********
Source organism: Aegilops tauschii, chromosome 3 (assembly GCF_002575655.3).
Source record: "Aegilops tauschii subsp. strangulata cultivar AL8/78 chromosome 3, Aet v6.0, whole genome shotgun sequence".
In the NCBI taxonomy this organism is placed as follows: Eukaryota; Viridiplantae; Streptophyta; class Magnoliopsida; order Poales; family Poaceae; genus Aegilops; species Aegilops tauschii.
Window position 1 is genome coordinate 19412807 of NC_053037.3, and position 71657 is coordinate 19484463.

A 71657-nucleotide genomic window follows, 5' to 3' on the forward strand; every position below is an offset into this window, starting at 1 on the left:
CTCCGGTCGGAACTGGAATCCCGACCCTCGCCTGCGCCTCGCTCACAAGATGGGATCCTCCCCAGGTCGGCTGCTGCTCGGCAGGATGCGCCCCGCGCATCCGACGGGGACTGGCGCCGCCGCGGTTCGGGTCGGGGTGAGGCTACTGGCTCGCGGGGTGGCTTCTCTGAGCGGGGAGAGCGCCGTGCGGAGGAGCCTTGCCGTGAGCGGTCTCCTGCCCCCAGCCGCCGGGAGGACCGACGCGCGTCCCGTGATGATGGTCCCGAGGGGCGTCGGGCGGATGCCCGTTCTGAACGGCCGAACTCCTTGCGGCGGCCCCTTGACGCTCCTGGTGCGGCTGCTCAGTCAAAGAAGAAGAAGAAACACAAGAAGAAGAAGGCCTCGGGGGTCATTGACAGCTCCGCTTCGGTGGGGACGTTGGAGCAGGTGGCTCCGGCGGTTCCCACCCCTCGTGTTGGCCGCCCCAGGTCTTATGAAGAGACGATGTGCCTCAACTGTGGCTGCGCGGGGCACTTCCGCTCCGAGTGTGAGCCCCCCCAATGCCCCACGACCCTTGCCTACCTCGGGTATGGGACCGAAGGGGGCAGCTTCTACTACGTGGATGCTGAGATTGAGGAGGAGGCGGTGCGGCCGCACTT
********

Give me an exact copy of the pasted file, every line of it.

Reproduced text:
Source organism: Aegilops tauschii, chromosome 3 (assembly GCF_002575655.3).
Source record: "Aegilops tauschii subsp. strangulata cultivar AL8/78 chromosome 3, Aet v6.0, whole genome shotgun sequence".
In the NCBI taxonomy this organism is placed as follows: Eukaryota; Viridiplantae; Streptophyta; class Magnoliopsida; order Poales; family Poaceae; genus Aegilops; species Aegilops tauschii.
Window position 1 is genome coordinate 19412807 of NC_053037.3, and position 71657 is coordinate 19484463.

A 71657-nucleotide genomic window follows, 5' to 3' on the forward strand; every position below is an offset into this window, starting at 1 on the left:
CTCCGGTCGGAACTGGAATCCCGACCCTCGCCTGCGCCTCGCTCACAAGATGGGATCCTCCCCAGGTCGGCTGCTGCTCGGCAGGATGCGCCCCGCGCATCCGACGGGGACTGGCGCCGCCGCGGTTCGGGTCGGGGTGAGGCTACTGGCTCGCGGGGTGGCTTCTCTGAGCGGGGAGAGCGCCGTGCGGAGGAGCCTTGCCGTGAGCGGTCTCCTGCCCCCAGCCGCCGGGAGGACCGACGCGCGTCCCGTGATGATGGTCCCGAGGGGCGTCGGGCGGATGCCCGTTCTGAACGGCCGAACTCCTTGCGGCGGCCCCTTGACGCTCCTGGTGCGGCTGCTCAGTCAAAGAAGAAGAAGAAACACAAGAAGAAGAAGGCCTCGGGGGTCATTGACAGCTCCGCTTCGGTGGGGACGTTGGAGCAGGTGGCTCCGGCGGTTCCCACCCCTCGTGTTGGCCGCCCCAGGTCTTATGAAGAGACGATGTGCCTCAACTGTGGCTGCGCGGGGCACTTCCGCTCCGAGTGTGAGCCCCCCCAATGCCCCACGACCCTTGCCTACCTCGGGTATGGGACCGAAGGGGGCAGCTTCTACTACGTGGATGCTGAGATTGAGGAGGAGGCGGTGCGGCCGCACTT